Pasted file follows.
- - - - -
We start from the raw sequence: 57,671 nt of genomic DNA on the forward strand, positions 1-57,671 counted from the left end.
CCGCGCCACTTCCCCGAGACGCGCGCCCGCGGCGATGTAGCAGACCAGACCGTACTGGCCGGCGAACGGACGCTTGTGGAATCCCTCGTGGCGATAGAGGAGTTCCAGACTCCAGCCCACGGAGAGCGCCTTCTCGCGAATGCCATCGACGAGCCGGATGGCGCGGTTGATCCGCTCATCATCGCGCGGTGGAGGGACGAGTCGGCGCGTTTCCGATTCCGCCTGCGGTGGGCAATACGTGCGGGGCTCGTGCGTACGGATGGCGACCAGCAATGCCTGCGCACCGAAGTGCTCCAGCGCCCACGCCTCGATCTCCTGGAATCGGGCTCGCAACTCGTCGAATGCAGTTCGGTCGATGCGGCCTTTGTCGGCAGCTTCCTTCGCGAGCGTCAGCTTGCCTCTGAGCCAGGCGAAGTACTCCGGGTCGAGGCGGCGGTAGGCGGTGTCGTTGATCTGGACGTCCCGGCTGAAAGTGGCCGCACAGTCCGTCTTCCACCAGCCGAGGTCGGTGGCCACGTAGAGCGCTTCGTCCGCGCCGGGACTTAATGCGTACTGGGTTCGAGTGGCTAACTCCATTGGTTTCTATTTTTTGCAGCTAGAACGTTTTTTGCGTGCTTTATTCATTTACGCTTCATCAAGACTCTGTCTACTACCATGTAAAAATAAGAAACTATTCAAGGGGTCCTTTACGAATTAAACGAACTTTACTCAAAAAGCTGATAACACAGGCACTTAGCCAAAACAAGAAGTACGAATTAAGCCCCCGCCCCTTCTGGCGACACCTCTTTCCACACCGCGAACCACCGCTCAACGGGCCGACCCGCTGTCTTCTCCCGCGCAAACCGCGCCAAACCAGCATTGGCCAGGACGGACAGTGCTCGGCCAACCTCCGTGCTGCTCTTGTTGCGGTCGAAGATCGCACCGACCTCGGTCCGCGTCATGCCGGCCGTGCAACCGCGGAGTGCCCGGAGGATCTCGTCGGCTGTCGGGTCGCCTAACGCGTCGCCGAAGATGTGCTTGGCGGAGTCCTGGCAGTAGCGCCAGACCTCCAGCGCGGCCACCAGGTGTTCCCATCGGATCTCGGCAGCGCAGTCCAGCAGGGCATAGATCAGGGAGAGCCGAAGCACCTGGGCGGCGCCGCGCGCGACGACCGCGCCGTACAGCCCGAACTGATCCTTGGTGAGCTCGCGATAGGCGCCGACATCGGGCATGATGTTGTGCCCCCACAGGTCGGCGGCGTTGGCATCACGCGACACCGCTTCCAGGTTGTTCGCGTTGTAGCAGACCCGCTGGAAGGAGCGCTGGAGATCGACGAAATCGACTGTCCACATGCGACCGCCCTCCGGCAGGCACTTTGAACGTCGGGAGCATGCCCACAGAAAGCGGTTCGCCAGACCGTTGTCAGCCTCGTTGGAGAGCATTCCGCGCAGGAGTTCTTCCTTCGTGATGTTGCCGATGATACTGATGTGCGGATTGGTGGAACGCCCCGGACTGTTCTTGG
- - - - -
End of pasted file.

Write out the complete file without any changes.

We start from the raw sequence: 57,671 nt of genomic DNA on the forward strand, positions 1-57,671 counted from the left end.
CCGCGCCACTTCCCCGAGACGCGCGCCCGCGGCGATGTAGCAGACCAGACCGTACTGGCCGGCGAACGGACGCTTGTGGAATCCCTCGTGGCGATAGAGGAGTTCCAGACTCCAGCCCACGGAGAGCGCCTTCTCGCGAATGCCATCGACGAGCCGGATGGCGCGGTTGATCCGCTCATCATCGCGCGGTGGAGGGACGAGTCGGCGCGTTTCCGATTCCGCCTGCGGTGGGCAATACGTGCGGGGCTCGTGCGTACGGATGGCGACCAGCAATGCCTGCGCACCGAAGTGCTCCAGCGCCCACGCCTCGATCTCCTGGAATCGGGCTCGCAACTCGTCGAATGCAGTTCGGTCGATGCGGCCTTTGTCGGCAGCTTCCTTCGCGAGCGTCAGCTTGCCTCTGAGCCAGGCGAAGTACTCCGGGTCGAGGCGGCGGTAGGCGGTGTCGTTGATCTGGACGTCCCGGCTGAAAGTGGCCGCACAGTCCGTCTTCCACCAGCCGAGGTCGGTGGCCACGTAGAGCGCTTCGTCCGCGCCGGGACTTAATGCGTACTGGGTTCGAGTGGCTAACTCCATTGGTTTCTATTTTTTGCAGCTAGAACGTTTTTTGCGTGCTTTATTCATTTACGCTTCATCAAGACTCTGTCTACTACCATGTAAAAATAAGAAACTATTCAAGGGGTCCTTTACGAATTAAACGAACTTTACTCAAAAAGCTGATAACACAGGCACTTAGCCAAAACAAGAAGTACGAATTAAGCCCCCGCCCCTTCTGGCGACACCTCTTTCCACACCGCGAACCACCGCTCAACGGGCCGACCCGCTGTCTTCTCCCGCGCAAACCGCGCCAAACCAGCATTGGCCAGGACGGACAGTGCTCGGCCAACCTCCGTGCTGCTCTTGTTGCGGTCGAAGATCGCACCGACCTCGGTCCGCGTCATGCCGGCCGTGCAACCGCGGAGTGCCCGGAGGATCTCGTCGGCTGTCGGGTCGCCTAACGCGTCGCCGAAGATGTGCTTGGCGGAGTCCTGGCAGTAGCGCCAGACCTCCAGCGCGGCCACCAGGTGTTCCCATCGGATCTCGGCAGCGCAGTCCAGCAGGGCATAGATCAGGGAGAGCCGAAGCACCTGGGCGGCGCCGCGCGCGACGACCGCGCCGTACAGCCCGAACTGATCCTTGGTGAGCTCGCGATAGGCGCCGACATCGGGCATGATGTTGTGCCCCCACAGGTCGGCGGCGTTGGCATCACGCGACACCGCTTCCAGGTTGTTCGCGTTGTAGCAGACCCGCTGGAAGGAGCGCTGGAGATCGACGAAATCGACTGTCCACATGCGACCGCCCTCCGGCAGGCACTTTGAACGTCGGGAGCATGCCCACAGAAAGCGGTTCGCCAGACCGTTGTCAGCCTCGTTGGAGAGCATTCCGCGCAGGAGTTCTTCCTTCGTGATGTTGCCGATGATACTGATGTGCGGATTGGTGGAACGCCCCGGACTGTTCTTGG